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Trustees Delay Vote on School Reorganization


School trustees in the South Bay's three beach cities Tuesday postponed a decision on whether to reorganize into two kindergarten-through-12th-grade school districts, after officials of tiny Hermosa Beach said they would propose a new tax rather than lose local control of their classrooms.

But at the joint meeting of the cities' elementary school boards and the high school district into which they feed, officials agreed that rising costs inevitably would confront residents with the question of dissolving the high school district and creating two unified beach city school systems.

That vote would not come before the end of the 1991-92 school year.

The meeting of the Redondo Beach, Hermosa Beach and Manhattan Beach city school boards and the South bay Union High School District marked the first joint discussion of the so-called unification issue since a consultant's recommendation last month to reorganize the four districts into two.

Terry McHenry, who was hired by three of the four districts to examine various configurations, recommended in May that the high school district be replaced with a Redondo Beach Unified School District and a Manhattan-Hermosa Unified School District. It is a plan that Redondo Beach has sought for the past year and a half. Manhattan Beach trustees joined them on Tuesday.

The high school district -- which initially wanted a single, consolidated school district -- has agreed to support any configuration on which the elementary districts can agree.

But Hermosa Beach's trustees said they are were reluctant to support the merger because parents in the smallest of the three communities fear they would be "swallowed up" if their district unified with neighboring Manhattan Beach.

"We're a small community," said Mary Lou Weiss, president of the Hermosa Beach trustees. "If you unify Manhattan Beach and Hermosa Beach, the ... control would be Manhattan control."

Joe Mark, another Hermosa trustee, added that at least half the parents attending public hearing on the issue favored maintaining local control of the city's one school, even if it means higher taxes.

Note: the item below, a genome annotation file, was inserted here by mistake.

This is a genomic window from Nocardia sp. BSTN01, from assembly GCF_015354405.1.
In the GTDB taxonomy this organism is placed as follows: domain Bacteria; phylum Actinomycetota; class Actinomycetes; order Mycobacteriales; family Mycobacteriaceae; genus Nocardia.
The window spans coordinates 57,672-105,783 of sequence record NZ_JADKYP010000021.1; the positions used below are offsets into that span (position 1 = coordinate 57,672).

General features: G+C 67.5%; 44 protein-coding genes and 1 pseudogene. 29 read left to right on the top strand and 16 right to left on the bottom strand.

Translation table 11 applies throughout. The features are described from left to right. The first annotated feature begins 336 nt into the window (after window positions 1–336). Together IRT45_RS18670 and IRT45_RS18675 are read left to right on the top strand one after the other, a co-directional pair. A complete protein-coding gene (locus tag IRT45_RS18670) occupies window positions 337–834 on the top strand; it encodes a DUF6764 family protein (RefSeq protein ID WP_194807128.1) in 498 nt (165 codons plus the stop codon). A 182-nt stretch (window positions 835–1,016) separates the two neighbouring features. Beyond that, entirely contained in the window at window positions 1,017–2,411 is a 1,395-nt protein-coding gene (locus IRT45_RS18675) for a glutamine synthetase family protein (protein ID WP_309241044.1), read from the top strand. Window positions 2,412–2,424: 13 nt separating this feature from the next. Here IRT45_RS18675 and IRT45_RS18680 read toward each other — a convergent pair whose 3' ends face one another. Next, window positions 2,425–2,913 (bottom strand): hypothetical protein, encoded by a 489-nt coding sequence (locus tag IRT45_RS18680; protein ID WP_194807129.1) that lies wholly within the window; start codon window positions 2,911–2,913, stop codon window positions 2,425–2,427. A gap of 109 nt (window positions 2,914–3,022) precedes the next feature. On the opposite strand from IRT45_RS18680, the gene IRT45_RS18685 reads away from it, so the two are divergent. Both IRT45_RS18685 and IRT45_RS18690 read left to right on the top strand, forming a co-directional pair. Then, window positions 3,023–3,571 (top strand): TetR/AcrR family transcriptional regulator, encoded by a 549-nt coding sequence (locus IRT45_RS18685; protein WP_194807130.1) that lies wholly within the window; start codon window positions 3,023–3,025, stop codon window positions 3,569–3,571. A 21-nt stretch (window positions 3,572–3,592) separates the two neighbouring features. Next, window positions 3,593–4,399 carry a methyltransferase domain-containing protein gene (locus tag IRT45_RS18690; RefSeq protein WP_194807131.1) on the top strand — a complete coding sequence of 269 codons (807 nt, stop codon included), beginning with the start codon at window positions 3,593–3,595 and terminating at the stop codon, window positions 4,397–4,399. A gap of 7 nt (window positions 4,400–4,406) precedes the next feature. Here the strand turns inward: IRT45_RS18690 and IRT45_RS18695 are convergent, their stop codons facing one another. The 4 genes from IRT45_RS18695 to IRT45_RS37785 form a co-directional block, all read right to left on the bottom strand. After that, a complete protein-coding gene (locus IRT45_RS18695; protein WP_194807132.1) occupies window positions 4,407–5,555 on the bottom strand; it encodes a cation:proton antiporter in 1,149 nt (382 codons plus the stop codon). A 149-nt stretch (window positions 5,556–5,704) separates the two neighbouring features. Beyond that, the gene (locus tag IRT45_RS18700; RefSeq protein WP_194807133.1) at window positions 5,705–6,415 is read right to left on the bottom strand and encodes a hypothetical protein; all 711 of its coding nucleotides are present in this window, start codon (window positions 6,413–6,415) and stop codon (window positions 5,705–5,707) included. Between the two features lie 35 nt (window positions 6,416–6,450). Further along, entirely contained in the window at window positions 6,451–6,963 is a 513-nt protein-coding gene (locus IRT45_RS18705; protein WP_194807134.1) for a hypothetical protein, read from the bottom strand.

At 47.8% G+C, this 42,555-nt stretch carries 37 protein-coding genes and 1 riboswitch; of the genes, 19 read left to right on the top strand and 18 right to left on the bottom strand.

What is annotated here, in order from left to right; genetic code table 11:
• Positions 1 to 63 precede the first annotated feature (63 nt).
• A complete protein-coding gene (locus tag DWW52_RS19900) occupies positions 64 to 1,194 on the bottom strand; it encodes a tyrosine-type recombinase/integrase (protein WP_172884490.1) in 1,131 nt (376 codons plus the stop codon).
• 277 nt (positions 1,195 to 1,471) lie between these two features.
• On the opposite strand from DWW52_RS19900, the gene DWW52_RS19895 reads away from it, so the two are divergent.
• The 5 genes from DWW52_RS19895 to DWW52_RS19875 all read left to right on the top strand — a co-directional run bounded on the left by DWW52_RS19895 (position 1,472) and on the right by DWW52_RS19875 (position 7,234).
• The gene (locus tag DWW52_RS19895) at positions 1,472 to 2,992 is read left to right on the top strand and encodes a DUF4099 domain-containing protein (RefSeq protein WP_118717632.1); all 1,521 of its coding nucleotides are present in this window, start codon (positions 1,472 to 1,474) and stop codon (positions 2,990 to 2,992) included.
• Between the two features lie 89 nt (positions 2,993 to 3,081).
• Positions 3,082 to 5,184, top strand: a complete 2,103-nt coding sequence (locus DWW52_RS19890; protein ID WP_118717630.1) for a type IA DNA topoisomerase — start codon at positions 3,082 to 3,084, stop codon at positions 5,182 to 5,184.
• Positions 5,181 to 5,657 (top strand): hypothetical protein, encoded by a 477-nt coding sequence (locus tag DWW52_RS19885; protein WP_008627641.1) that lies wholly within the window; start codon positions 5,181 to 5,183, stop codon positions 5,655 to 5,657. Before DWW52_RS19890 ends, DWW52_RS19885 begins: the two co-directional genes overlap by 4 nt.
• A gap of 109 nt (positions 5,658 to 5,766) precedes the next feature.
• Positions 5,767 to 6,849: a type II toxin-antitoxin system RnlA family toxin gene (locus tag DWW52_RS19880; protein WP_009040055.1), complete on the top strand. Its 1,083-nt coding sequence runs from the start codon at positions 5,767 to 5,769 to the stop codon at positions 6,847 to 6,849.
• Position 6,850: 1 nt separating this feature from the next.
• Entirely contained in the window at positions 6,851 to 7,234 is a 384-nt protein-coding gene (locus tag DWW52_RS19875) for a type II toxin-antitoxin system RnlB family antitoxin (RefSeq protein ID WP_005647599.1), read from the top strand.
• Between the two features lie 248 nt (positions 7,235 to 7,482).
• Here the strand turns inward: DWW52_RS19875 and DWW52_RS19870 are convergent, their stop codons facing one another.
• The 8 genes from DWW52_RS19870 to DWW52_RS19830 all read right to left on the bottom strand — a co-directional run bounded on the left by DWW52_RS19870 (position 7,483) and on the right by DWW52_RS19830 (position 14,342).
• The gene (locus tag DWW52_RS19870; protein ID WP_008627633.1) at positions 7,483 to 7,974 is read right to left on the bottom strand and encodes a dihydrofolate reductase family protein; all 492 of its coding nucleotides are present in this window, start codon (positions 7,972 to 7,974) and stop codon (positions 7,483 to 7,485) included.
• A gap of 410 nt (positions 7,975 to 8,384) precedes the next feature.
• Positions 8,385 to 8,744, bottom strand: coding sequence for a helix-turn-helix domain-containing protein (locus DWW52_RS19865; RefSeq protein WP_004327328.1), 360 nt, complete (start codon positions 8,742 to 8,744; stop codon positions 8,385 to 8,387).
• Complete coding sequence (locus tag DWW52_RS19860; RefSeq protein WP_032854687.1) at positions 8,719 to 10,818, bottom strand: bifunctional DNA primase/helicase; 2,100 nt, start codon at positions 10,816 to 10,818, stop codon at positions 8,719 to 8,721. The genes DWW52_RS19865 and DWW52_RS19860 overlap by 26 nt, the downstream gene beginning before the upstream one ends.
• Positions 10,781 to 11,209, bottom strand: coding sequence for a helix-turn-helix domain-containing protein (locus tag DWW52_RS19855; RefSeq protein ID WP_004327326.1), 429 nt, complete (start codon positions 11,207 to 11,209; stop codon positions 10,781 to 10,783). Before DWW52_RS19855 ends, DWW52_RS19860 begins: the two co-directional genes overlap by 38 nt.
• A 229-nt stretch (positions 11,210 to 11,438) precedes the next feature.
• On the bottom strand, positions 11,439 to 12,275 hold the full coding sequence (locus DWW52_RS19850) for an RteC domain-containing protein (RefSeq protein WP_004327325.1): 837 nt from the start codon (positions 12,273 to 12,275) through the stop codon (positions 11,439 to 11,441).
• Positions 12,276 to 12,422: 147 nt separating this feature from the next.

Hermosa Beach parents have suggested several potential funding sources, including a foundation set up to pay for school programs, the sale of surplus school property and the passage of a "parcel tax" that would assess property owners a fixed fee and earmark it for education.

But trustees, both in Hermosa Beach and in the other districts, were skeptical Tuesday. Manhattan Beach trustees noted that they have a foundation similar to the one the Hermosa parents proposed, and it finances less than $50,000 a year worth of classroom programs and equipment -- a drop in the bucket compared to the amount it will take to end Hermosa Beach's ongoing budget problems, where the annual deficit is about $60,000. The district has been financing such spending by dipping into its reserves, but at the current rate that fund will be depleted in four years, Weiss said.

Weiss acknowledged that the city of Hermosa Beach has made several offers on the district's vacant South School site. But she said that proceeds from the sale, by law, could be used only for capital improvement and not for programs, and she added that the city so far has not been willing to meet the district's asking price.

Moreover, Weiss said, the value of Hermosa Beach's school property has been depressed by a local ordinance prohibiting such land from being used for anything but open space.

Even the parents pushing local control are doubtful the city will pass a parcel tax, which the trustees said they will try to put on the November ballot. Similar taxes, requiring a two-thirds vote for passage, were voted down last month in Beverly Hills and the Wiseburn elementary school district, which includes part of Hawthorne and an adjacent unincorporated area.

Barbara Dunsmoor, president of the Manhattan Beach board, expressed disappointment at the delay in reorganizing the beach cities' schools, adding that the fears of Hermosa Beach parents were based on misconceptions. She noted, for instance, that the two districts could merge under a governing board composed of two representatives from each city, with a fifth trustee elected at large, thereby guaranteeing Hermosa Beach an equal voice.

Redondo Beach trustees, meanwhile, said they will continue collected the 10,000 signatures they need to independently begin the unification process in their city. All four groups agreed to meet again in December.


*--* District/School 1986-87 1989-90 Enrollment Enrollment

HERMOSA BEACH CITY SCHOOL DISTRICT 646 720 Hermosa Valley School 646 720

MANHATTAN BEACH CITY SCHOOL DISTRICT 2,257 2,283 Manhattan Beach Intermed. 467 435 Grand View 520 482 Meadows Avenue 400 401 Pacific 490 560 Pennekamp, Aurelia 380 405

REDONDO BEACH CITY SCHOOL DISTRICT 3,589 4,021 Adams 387 354 Alta Vista 438 489 Beryl Heights 375 378 Birney, Alice McLellan 229 230 Hillcrest 324 369 Jefferson 230 282 Lincoln 665 739 Madison 240 351 Tulita 216 326 Washington 485 503

SOUTH BAY UNION HIGH SCHOOL DISTRICT 4,300 3,731 Mira Costa High 2,000 1,721 Redondo Union High 2,050 1,908 Pacific Shores Continuation 250 102


Source: L.A. County Office of Education: School District Reports

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